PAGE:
In bigger companies, you’re commonly faced with thousands of job titles, and the challenge is both how to group them in meaningful ways so that you can see progress, and how to use those groupings in a way that helps you set organizationally appropriate and valuable goals. Having a common language across job groups and progress reporting was critical. Even those who resisted the switch to the PeopleFluent tools for the longest time eventually became advocates for it.
Q: How did your affirmative action approach continue to evolve post-acquisition?
EJ: Once we’d established that common language and toolkit, perhaps the biggest occasion to prove how well it worked arose in 2006, when the OFCCP came up with some standards for Internet Applicant record keeping. I partnered with PeopleFluent and challenged them on what that would look like relative to our reporting. The biggest area of opportunity was in our applicant tracking system (ATS)—we were able to get quarterly reports with literally hundreds of thousands of applicants and their dispositions within those Internet Applicant guidelines.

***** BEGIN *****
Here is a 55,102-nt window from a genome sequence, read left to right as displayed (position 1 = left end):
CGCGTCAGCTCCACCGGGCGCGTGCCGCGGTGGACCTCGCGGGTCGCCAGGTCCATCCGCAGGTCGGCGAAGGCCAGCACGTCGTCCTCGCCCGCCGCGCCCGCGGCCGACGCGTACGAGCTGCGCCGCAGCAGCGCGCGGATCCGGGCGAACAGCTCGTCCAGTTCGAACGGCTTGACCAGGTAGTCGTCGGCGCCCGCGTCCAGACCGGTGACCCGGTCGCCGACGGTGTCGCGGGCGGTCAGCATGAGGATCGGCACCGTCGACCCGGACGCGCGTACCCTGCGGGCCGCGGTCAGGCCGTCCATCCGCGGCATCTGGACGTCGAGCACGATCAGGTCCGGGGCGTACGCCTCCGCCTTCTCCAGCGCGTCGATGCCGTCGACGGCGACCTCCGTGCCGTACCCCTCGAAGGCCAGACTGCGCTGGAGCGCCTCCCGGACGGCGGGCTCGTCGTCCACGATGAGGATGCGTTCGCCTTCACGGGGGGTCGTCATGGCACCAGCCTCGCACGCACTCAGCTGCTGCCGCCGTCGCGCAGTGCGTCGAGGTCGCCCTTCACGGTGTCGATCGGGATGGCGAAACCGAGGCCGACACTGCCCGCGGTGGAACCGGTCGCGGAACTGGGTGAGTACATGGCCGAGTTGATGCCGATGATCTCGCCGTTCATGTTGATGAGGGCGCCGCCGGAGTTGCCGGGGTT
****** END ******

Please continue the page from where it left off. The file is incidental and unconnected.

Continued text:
This work, alongside our training programs, attracted a government award, The Secretary of Labor’s Opportunity Award. Once again, the question of “how do we do even better?” energized our CEO and led to further innovations over and above what we’d already achieved. At this point, PeopleFluent helped us develop per-leader metrics. In fact, they were essentially a per-leader affirmative action plan. I could take them and easily create individually tailored slides and quarterly reporting, and because they were leaders who loved metrics and objective data, they loved that.